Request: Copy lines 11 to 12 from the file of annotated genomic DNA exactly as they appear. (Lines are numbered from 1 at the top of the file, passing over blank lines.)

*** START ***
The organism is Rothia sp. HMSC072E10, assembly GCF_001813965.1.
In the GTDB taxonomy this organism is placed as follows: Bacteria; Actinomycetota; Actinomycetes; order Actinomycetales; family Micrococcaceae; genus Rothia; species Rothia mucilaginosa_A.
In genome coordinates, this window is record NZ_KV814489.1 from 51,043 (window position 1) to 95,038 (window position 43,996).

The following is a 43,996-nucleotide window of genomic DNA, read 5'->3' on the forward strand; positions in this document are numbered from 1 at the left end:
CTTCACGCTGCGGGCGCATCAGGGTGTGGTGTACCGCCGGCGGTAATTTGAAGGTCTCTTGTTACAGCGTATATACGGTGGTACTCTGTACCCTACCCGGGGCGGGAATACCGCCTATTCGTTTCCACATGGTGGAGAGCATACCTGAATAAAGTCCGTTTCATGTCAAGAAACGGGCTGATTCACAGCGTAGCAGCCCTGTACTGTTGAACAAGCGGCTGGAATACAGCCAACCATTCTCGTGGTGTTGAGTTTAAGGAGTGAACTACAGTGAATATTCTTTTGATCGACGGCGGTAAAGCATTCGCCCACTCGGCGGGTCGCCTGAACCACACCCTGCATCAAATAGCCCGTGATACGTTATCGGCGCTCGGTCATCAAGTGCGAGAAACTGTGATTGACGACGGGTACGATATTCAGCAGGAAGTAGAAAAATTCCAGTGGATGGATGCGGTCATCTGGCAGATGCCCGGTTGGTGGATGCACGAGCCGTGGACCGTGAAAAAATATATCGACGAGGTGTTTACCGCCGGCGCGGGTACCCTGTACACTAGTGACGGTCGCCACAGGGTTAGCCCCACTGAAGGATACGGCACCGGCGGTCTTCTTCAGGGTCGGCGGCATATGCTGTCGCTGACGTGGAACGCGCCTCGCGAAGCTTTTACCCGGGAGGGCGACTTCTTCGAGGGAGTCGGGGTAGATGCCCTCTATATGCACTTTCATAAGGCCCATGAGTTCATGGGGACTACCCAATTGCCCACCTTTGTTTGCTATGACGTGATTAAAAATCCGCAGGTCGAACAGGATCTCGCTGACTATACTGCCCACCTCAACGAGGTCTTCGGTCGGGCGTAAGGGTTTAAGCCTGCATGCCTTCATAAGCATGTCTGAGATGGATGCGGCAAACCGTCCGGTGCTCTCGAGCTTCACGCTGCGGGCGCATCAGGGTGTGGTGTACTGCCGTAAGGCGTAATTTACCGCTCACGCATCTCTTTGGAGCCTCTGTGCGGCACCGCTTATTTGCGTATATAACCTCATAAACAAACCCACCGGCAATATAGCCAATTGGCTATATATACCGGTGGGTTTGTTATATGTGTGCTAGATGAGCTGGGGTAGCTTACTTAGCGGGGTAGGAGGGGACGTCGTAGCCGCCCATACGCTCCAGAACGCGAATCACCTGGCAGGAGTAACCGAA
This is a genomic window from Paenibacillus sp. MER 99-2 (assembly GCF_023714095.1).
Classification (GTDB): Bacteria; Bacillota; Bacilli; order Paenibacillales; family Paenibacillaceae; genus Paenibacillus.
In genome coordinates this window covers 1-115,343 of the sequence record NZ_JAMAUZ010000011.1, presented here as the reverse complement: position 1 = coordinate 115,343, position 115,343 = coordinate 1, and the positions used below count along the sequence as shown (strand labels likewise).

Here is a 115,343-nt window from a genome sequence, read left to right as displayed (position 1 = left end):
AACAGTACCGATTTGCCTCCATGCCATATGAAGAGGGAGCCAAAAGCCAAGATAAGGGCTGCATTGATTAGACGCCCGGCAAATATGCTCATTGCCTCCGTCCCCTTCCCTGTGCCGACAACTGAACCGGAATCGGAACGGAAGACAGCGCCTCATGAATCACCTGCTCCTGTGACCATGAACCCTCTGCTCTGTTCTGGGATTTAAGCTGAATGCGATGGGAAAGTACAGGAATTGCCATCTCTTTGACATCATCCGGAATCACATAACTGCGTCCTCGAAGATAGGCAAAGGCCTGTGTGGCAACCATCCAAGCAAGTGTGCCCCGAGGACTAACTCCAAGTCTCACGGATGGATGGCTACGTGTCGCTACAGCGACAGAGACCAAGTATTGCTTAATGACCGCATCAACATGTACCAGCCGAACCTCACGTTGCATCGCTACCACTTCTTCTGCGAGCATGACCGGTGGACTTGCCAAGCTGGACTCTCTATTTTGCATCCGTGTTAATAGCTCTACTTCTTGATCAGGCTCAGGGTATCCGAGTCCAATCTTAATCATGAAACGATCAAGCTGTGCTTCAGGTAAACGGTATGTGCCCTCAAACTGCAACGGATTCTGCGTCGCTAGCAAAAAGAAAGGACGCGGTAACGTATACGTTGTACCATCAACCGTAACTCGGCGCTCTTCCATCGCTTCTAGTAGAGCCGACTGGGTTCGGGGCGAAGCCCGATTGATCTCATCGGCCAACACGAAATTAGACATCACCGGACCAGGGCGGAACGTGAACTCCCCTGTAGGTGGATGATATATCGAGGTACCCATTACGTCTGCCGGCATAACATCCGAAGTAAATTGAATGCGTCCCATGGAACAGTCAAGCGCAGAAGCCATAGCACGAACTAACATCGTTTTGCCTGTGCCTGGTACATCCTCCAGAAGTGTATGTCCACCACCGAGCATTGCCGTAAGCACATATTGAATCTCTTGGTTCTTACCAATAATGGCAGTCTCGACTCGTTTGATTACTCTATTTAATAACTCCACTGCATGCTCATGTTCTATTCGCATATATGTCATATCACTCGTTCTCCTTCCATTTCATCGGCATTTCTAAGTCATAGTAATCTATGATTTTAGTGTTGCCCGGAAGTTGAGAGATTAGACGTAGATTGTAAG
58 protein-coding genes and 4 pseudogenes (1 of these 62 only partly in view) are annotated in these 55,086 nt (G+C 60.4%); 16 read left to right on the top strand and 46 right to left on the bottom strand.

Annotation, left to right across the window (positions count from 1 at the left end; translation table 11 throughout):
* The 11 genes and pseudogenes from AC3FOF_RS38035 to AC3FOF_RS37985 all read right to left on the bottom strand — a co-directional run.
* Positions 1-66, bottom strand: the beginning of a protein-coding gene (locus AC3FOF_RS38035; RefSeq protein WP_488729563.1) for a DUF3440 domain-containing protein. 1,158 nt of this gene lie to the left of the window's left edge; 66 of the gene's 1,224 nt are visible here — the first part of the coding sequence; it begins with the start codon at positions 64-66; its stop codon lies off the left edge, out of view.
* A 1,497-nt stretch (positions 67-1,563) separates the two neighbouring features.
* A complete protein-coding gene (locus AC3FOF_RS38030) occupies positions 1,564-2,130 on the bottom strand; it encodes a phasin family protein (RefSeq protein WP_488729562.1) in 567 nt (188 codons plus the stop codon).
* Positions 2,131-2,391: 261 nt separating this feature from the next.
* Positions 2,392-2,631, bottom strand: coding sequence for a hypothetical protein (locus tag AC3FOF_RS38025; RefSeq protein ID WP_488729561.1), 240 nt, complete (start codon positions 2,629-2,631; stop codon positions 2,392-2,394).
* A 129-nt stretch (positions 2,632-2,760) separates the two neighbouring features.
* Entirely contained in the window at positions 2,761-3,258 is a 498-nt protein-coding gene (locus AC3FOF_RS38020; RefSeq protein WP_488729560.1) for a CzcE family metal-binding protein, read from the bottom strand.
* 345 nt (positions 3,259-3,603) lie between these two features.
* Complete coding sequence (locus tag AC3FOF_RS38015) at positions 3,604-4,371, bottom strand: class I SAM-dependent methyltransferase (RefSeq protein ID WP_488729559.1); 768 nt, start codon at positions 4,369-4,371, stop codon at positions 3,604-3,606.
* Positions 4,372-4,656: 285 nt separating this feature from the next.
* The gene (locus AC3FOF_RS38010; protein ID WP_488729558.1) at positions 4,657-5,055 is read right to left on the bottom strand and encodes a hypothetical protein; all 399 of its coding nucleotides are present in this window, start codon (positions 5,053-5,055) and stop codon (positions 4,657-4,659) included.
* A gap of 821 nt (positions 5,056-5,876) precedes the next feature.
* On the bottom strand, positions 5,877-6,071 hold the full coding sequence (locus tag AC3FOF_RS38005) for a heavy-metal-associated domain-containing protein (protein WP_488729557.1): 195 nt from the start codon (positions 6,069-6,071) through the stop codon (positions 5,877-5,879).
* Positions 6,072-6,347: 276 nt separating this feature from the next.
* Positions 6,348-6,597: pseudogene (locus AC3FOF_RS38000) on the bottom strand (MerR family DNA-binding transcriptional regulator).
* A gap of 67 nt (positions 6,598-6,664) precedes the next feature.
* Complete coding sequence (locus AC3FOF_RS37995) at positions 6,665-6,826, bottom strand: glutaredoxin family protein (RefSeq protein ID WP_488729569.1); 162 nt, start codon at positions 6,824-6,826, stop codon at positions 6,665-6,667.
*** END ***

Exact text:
58 protein-coding genes and 4 pseudogenes (1 of these 62 only partly in view) are annotated in these 55,086 nt (G+C 60.4%); 16 read left to right on the top strand and 46 right to left on the bottom strand.

Annotation, left to right across the window (positions count from 1 at the left end; translation table 11 throughout):